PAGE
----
Back in 2006, before the Tea Party movement gained any steam, Scalia responded to a letter from a politically-minded screenwriter developing a script about a secessionist movement in Maine. The screenwriter, Daniel Turkewitz, wrote to all of the Supreme Court justices, according to his brother, blogger Eric Turkewitz, asking for some input on his script. In the story, Turkewitz wrote, the secession leads to a big Supreme Court showdown.
Scalia was the only justice to respond to Turkewitz, saying that such a legal battle could never happen.
"To begin with, the answer is clear," Scalia wrote. "If there was any constitutional issue resolved by the Civil War, it is that there is no right to secede. (Hence, in the Pledge of Allegiance, 'one Nation, indivisible.')."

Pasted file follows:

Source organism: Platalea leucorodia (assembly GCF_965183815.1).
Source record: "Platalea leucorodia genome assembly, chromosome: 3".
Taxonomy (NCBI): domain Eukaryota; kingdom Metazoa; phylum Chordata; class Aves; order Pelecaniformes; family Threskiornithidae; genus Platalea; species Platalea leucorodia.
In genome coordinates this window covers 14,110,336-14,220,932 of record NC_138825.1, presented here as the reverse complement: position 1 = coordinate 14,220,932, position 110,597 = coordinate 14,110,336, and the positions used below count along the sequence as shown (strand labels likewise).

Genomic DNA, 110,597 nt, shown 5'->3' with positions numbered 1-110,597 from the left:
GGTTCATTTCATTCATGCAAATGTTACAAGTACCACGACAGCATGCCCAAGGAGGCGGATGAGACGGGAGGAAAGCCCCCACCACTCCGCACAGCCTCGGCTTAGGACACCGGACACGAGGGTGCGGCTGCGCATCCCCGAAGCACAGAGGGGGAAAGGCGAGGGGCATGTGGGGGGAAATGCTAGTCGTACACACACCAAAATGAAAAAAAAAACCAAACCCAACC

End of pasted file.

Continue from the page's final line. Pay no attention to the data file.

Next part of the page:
After further arguing his point, he concluded, "I am sure that poetic license can overcome all that -- but you do not need legal advice for that. Good luck with your screenplay."
Scalia is in part known for his distinctive writing style, so it's perhaps fitting that he was the one justice ready with some tips for the screenwriter.
USA Today's Joan Biskupic, who penned the Scalia biography "American Original," said on CBSNews.com's Washington Unplugged last month that Scalia has a "great facility with language" and often makes allusions from everything from "West Side Story" to Shakespeare in his writing.